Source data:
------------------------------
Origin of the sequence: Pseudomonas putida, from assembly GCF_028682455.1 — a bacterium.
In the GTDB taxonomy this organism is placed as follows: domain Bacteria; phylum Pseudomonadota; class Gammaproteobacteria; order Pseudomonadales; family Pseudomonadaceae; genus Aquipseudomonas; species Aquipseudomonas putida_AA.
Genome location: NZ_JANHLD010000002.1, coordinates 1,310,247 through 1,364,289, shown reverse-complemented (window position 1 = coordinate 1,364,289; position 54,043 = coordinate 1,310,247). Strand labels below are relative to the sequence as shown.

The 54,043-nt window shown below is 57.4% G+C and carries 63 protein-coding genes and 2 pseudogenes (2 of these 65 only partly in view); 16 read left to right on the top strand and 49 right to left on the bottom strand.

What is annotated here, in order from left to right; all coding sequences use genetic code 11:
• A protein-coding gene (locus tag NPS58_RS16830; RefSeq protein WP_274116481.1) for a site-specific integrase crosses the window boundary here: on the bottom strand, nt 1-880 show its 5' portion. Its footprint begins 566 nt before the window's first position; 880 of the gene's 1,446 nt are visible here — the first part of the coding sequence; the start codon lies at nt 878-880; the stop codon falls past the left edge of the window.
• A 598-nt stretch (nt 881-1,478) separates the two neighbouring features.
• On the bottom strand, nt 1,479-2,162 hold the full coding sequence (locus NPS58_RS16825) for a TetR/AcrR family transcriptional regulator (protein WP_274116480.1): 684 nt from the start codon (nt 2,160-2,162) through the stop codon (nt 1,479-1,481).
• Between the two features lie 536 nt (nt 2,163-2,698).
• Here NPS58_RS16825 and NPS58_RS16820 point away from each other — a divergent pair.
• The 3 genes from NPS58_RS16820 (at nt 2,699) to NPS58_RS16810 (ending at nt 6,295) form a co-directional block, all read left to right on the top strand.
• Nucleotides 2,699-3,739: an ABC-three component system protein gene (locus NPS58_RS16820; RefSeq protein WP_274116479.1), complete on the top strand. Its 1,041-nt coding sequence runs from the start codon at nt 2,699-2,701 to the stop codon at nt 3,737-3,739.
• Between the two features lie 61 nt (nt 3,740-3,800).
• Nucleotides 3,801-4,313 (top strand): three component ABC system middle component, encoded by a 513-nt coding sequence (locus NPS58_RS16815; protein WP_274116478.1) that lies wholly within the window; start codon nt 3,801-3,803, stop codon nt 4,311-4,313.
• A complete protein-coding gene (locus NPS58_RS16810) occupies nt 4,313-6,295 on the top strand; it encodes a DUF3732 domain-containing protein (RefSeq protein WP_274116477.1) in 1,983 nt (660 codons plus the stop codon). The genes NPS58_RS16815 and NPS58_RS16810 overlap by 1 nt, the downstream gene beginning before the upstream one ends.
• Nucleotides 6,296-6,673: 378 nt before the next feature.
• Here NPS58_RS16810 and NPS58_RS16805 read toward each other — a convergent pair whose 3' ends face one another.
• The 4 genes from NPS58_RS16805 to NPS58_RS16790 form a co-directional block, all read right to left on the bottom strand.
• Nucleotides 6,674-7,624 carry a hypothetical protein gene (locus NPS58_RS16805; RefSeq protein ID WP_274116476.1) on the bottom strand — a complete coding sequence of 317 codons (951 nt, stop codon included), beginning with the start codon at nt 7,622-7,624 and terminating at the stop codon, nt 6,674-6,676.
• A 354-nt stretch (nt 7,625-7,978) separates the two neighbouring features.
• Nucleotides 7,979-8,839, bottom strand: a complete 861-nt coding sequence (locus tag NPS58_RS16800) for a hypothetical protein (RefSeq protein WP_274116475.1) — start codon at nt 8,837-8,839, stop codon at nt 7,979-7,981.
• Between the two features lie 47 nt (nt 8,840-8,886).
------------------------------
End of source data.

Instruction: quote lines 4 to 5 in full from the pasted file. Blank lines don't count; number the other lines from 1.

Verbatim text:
The 54,043-nt window shown below is 57.4% G+C and carries 63 protein-coding genes and 2 pseudogenes (2 of these 65 only partly in view); 16 read left to right on the top strand and 49 right to left on the bottom strand.

What is annotated here, in order from left to right; all coding sequences use genetic code 11: